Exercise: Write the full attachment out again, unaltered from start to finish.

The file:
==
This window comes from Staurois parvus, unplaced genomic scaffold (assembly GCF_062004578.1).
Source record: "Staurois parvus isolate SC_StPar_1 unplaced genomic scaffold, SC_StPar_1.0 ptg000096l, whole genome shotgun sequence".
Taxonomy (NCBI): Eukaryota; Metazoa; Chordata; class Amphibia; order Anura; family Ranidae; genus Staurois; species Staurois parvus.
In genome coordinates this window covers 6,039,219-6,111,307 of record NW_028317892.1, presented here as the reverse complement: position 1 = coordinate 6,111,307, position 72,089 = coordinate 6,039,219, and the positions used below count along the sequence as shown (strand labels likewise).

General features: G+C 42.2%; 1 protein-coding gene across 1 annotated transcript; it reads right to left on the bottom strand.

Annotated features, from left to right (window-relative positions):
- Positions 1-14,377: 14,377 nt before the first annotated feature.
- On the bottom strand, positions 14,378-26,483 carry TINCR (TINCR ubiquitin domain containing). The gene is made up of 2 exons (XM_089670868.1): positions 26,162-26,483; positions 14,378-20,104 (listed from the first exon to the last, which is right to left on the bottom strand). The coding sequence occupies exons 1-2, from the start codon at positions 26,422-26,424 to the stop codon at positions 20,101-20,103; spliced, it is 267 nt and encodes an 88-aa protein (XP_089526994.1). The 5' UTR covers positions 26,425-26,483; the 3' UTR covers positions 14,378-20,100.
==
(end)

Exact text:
This window comes from Staurois parvus, unplaced genomic scaffold (assembly GCF_062004578.1).
Source record: "Staurois parvus isolate SC_StPar_1 unplaced genomic scaffold, SC_StPar_1.0 ptg000096l, whole genome shotgun sequence".
Taxonomy (NCBI): Eukaryota; Metazoa; Chordata; class Amphibia; order Anura; family Ranidae; genus Staurois; species Staurois parvus.
In genome coordinates this window covers 6,039,219-6,111,307 of record NW_028317892.1, presented here as the reverse complement: position 1 = coordinate 6,111,307, position 72,089 = coordinate 6,039,219, and the positions used below count along the sequence as shown (strand labels likewise).

General features: G+C 42.2%; 1 protein-coding gene across 1 annotated transcript; it reads right to left on the bottom strand.

Annotated features, from left to right (window-relative positions):
- Positions 1-14,377: 14,377 nt before the first annotated feature.
- On the bottom strand, positions 14,378-26,483 carry TINCR (TINCR ubiquitin domain containing). The gene is made up of 2 exons (XM_089670868.1): positions 26,162-26,483; positions 14,378-20,104 (listed from the first exon to the last, which is right to left on the bottom strand). The coding sequence occupies exons 1-2, from the start codon at positions 26,422-26,424 to the stop codon at positions 20,101-20,103; spliced, it is 267 nt and encodes an 88-aa protein (XP_089526994.1). The 5' UTR covers positions 26,425-26,483; the 3' UTR covers positions 14,378-20,100.